In their book By the Color of Our Skin (1999) Leonard Steinhorn and Barbara Diggs-Brown also make a similar distinction between desegregation and integration. They write "... television has ... give[n] white Americans the sensation of having meaningful, repeated contact with blacks without actually having it. We call this phenomenon virtual integration, and it is the primary reason why the integration illusion – the belief that we are moving toward a colorblind nation – has such a powerful influence on race relations in America today." Reviewing this book in the libertarian magazine Reason, Michael W. Lynch sums up some of their conclusions as "Blacks and whites live, learn, work, pray, play, and entertain separately..." Then, he writes:

The problem, as I see it, is that access to the public spheres, specifically the commercial sphere, often depends on being comfortable with the norms of white society. If a significant number of black children aren't comfortable with them, it isn't by choice: It's because they were isolated from those norms. It's one thing for members of the black elite and upper middle class to choose to retire to predominantly black neighborhoods after a lucrative day's work in white America. It's quite another for people to be unable to enter that commercial sphere because they spent their formative years in a community that didn't, or couldn't, prepare them for it. Writes [Harvard University sociologist Orlando] Patterson, "The greatest problem now facing African-Americans is their isolation from the tacit norms of the dominant culture, and this is true of all classes."[4]

Distinction not universally accepted

Although widespread, the distinction between integration and desegregation is not universally accepted. For example, it is possible to find references to "court-ordered integration" from sources such as the Detroit News,[5] PBS,[6] or even Encarta.[7] These same sources also use the phrase "court-ordered desegregation", apparently with exactly the same meaning;[8][9] the Detroit News uses both expressions interchangeably in the same article.[5]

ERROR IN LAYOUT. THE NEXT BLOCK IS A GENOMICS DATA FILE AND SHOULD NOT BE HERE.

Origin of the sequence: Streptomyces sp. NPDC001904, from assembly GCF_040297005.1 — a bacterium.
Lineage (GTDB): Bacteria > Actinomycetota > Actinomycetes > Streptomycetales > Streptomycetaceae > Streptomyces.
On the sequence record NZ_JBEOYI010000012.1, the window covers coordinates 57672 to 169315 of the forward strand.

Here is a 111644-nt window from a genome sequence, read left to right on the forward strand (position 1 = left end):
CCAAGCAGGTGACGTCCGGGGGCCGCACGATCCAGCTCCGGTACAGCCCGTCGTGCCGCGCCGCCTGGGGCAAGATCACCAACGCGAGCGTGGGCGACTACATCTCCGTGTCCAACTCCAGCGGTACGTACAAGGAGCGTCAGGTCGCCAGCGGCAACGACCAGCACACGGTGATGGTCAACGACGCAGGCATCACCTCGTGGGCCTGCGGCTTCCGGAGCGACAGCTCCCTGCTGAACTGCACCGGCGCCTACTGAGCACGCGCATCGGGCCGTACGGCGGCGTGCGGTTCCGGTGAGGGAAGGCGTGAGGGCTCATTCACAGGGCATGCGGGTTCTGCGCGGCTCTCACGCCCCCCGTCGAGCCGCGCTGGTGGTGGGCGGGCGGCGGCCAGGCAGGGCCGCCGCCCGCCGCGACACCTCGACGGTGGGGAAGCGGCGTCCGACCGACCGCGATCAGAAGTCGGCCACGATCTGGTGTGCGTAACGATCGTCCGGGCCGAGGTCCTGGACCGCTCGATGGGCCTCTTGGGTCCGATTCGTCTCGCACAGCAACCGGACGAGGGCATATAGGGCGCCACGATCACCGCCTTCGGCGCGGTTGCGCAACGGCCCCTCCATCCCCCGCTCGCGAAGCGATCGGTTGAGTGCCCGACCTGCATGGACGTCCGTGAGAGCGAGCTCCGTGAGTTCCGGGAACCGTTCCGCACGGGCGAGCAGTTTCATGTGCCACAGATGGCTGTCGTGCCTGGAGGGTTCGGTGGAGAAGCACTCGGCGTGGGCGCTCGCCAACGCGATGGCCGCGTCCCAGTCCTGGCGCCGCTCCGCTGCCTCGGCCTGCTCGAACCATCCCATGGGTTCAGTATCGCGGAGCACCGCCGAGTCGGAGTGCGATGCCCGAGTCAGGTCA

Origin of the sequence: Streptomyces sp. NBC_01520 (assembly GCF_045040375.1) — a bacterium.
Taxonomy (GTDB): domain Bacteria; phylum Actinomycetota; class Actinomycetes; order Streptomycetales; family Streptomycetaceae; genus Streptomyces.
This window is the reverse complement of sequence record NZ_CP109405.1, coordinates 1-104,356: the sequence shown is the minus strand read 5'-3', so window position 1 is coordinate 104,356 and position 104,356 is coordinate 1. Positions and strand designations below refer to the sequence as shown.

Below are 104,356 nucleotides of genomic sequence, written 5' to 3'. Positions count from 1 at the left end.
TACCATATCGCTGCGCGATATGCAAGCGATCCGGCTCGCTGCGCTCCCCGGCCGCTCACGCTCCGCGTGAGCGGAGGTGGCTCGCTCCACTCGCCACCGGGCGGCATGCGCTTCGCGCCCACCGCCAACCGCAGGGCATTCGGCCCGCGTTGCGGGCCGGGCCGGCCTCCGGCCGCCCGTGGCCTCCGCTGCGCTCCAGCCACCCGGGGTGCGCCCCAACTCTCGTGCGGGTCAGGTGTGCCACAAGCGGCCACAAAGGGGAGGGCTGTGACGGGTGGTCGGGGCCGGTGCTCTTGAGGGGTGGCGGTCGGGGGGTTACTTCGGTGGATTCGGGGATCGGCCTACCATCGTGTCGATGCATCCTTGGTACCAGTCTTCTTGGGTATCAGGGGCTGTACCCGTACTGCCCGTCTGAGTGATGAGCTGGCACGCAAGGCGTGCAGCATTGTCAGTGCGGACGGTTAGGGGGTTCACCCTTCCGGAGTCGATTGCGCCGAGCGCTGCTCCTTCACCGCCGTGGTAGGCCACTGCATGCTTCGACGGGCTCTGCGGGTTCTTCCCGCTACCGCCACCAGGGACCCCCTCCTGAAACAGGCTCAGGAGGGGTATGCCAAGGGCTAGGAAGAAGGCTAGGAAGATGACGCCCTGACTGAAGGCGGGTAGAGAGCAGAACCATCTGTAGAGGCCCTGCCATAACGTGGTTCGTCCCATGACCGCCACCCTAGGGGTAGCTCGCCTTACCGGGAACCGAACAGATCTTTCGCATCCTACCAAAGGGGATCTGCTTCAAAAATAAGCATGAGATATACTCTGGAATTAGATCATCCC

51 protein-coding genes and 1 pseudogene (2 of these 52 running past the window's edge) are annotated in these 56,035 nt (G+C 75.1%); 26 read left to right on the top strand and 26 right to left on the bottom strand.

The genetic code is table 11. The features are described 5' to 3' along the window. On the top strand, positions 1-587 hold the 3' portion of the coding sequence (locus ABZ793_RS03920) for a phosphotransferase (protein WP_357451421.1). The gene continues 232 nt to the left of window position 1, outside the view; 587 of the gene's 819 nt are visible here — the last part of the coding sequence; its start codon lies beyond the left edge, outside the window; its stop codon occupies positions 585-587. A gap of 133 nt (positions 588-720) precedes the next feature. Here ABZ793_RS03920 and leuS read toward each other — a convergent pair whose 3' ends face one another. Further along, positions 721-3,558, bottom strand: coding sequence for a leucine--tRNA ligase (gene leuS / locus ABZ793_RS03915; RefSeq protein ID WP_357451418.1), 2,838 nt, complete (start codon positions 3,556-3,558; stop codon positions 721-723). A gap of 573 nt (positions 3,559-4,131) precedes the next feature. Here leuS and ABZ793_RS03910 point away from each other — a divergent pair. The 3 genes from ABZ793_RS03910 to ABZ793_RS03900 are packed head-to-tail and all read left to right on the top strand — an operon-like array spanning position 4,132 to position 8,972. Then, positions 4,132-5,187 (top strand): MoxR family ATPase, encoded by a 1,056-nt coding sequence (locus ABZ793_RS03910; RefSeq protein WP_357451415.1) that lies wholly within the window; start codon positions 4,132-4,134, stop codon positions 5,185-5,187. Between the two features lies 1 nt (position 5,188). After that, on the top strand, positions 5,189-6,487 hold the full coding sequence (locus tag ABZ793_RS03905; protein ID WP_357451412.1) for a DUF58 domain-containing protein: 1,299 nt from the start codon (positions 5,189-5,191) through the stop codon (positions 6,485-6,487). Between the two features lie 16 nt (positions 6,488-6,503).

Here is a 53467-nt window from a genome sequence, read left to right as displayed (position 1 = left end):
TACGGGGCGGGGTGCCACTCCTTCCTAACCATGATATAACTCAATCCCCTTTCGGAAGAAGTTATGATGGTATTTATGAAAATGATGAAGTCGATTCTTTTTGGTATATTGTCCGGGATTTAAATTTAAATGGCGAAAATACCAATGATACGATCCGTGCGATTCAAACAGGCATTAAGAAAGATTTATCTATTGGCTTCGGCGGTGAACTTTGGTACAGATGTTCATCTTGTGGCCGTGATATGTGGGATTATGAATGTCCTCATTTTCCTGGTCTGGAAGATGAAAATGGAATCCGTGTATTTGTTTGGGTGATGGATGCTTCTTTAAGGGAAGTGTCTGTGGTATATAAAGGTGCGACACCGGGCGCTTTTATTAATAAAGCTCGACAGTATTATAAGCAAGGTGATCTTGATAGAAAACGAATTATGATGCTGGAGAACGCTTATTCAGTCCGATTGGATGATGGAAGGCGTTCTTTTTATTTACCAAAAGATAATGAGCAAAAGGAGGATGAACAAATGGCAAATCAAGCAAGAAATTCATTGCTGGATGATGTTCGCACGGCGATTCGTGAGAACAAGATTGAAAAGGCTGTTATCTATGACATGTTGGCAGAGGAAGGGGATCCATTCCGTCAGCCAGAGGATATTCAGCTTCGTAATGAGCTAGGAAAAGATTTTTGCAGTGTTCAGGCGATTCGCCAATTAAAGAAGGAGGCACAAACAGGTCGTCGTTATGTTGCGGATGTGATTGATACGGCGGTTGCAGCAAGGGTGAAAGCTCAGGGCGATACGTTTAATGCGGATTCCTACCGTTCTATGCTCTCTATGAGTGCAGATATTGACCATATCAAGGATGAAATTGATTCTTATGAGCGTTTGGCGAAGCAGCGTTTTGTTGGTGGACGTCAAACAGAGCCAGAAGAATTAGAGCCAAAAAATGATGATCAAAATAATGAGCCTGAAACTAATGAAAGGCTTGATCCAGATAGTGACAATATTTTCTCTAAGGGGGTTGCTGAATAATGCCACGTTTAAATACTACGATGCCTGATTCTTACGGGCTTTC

When the two terms are confused, it is almost always to use integration in the narrower, more legalistic sense of desegregation; one rarely, if ever, sees desegregation used in the broader cultural sense.

See also


  1. ^ a b Morris J. MacGregor, Jr. Integration of the Armed Forces 1940–1965 Archived 2010-07-21 at the Wayback Machine, United States Army Center of Military History, Washington D.C. (1985). The linked copy is on the Army's official site. The Handlin quote is footnoted within the MacGregor piece as Oscar Handlin, "The Goals of Integration", Daedalus 95 (Winter 1966): 270.
  2. ^ Keith M. Woods, Disentangling Desegregation Discourse Archived 2004-10-09 at the Wayback Machine, Poynter Online, February 3, 2004. Accessed March 26, 2006.
  3. ^ Henry Organ, "The true definition of integration", Palo Alto Weekly, August 13, 1997. Accessed March 26, 2006.
  4. ^ Michael W. Lynch "By the Color of Our Skin: The Illusion of Integration and the Reality of Race" (book review), Reason, December 1999. Accessed March 26, 2006.
  5. ^ a b Ron French, Brad Heath, and Christine MacDonald, Metro classrooms remain separate, often unequal, Detroit News, May 16, 2002. Accessed March 26, 2006.
  6. ^ Timeline of George Wallace's Life, PBS. Accessed March 26, 2006.
  7. ^ Eisenhower Archived 2006-05-14 at the Wayback Machine (part 4), MSN Encarta. 0_0Accessed March 26, 2006.
  8. ^ The Evolution of Brown v. Board of Education, part of Beyond Brown, PBS. Accessed March 26, 2006.
  9. ^ President Kennedy Expresses Outrage at Alabama Deaths Archived 2004-09-26 at the Wayback Machine (sidebar), MSN Encarta. (Premium content.) Accessed March 26, 2006.